2021 July 21
  • They “weight” between VMs and Application Containers (e.g. Docker) - VMs are heavier and Application Containers the lightest. LXC/LXD are the middle ground.

  • LXD is the CLI/REST API

  • “Machine containers” - A full operating system containerized.

  • Can have access to hardware on the containerized OS

  • VMs reserve memory for a VM on boot. On LXC, they use limits.memory and limits.cpu, by default all on the machine.

  • You can make clusters of LXD hosts (you can move a container from one host to another)

  • You can snapshot/restore containers

  • You can nest LXD (have LXD inside the containerized OS)

  • They use the LXD daemon host kernel

  • You can ping between 2 or more containers using their DNS name (which is container-name.lxd)

  • On Ubuntu:

    • sudo systemctl enable lxd
    • Add your user account on the lxd group.
    • lxd init
    • lxc version
    • lxc remote list (list remote repositories)
    • lxc image list (show local downloaded images)
    • lxc image list images: (images on a repository)
    • lxc image list images:deb (images on a repository)
    • lxc image list images:cent (images on a repository)
    • lxc launch ubuntu:20.04 (launch a container)
    • lxc list (list containers)
    • lxc delete <container>
    • lxc stop <container>
    • lxc start <container>
    • lxc copy <container> <another-container> (create a new container from an existing one)
    • lxc move <container> <new-name> (renames a container)
    • lxc exec <container> bash (enter the container as root)
    • lxc exec <container> su - <username> (enter the container as another user)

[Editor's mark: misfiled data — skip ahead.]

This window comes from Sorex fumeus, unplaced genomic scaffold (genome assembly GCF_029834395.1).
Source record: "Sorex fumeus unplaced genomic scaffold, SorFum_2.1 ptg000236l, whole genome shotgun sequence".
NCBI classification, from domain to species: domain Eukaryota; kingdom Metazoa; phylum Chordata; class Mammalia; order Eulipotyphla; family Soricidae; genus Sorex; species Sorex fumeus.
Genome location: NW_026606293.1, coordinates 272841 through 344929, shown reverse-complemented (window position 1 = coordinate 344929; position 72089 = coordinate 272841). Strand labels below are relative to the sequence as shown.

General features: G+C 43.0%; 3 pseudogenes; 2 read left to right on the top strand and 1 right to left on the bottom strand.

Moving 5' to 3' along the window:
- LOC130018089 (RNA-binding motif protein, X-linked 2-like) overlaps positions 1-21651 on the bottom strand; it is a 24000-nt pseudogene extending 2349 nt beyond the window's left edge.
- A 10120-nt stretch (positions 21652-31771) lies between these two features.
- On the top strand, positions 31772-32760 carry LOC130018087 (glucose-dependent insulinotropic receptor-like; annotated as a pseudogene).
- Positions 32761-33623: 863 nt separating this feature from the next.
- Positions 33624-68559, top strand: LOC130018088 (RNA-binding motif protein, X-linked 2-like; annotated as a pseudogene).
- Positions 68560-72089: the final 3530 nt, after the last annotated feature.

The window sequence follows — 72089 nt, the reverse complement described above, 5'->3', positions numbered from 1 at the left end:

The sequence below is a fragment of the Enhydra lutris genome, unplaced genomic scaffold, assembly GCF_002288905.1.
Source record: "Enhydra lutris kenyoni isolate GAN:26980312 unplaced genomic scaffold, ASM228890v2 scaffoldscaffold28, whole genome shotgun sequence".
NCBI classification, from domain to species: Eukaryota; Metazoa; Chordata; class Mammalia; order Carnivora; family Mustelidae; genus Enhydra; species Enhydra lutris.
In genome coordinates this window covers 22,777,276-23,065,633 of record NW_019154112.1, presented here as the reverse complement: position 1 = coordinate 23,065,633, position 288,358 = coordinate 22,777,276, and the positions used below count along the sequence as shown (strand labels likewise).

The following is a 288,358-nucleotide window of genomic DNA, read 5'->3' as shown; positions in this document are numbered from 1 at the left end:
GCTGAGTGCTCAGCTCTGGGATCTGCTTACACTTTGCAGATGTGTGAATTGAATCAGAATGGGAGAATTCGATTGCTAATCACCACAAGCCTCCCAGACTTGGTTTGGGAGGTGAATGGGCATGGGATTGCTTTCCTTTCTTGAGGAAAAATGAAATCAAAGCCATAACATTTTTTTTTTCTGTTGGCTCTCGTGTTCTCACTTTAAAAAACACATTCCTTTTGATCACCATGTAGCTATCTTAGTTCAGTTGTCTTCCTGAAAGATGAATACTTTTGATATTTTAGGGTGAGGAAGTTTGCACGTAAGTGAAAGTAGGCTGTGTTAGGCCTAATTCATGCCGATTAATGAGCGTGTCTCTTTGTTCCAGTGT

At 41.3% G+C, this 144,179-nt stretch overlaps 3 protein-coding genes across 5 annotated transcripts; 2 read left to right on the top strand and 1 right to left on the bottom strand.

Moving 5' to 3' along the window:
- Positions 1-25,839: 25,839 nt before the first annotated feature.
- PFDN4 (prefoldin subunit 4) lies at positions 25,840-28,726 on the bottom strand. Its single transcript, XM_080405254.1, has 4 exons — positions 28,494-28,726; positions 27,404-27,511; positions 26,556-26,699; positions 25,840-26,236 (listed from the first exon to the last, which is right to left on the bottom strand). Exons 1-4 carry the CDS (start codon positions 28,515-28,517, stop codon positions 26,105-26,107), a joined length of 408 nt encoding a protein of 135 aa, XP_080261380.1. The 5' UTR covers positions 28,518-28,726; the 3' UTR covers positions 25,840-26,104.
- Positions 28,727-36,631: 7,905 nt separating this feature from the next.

• lxc info <container> (info on running container)
    • lxc config show <container> (container configuration - shows limits and other info)
    • lxc profile list
    • lxc profile show default (show the default profile)
    • lxc profile copy default new-profile-name (copy default profile)
    • lxc launch ubuntu:18.04 <container> --profile <profile-name> (create a new container with a custom profile)
  • Restrict resources on container - uses cgroups - you can do that on profile or dinamically:

    • Dinamically (on running container): lxc config set <container> limits.memory 512MB
    • On the profile:
      • lxc profile edit <profile-name>
      • Change config: {} to:
          limits.memory: 512MB
      • Create a new container using the edited profile.
  • push files from host to the container: lxc file push <file> <container>/<path>

  • pull files from the container to host: lxc file pull <container>/<path> <file>

  • snapshot a container: lxc snapshot <container> <snapshot-name> (copies the entire filesystem)

  • restore container from snapshot: lxc restore <container> <snapshot-name> (copies the entire filesystem - lxc list shows how many snapshots are there for a container)

  • To use LXD nesting, you must set security.nesting and security.privileged:

    • You cannot set that dinamically
    • You must stop the container if it is running, then:
      • lxc config set <container> security.privileged true
      • lxc config set <container> security.nesting true
    • … or edit the profile:
      • lxc profile edit <profile-name>
      • Change config: {} to:
          security.privileged: true
          security.nesting: true
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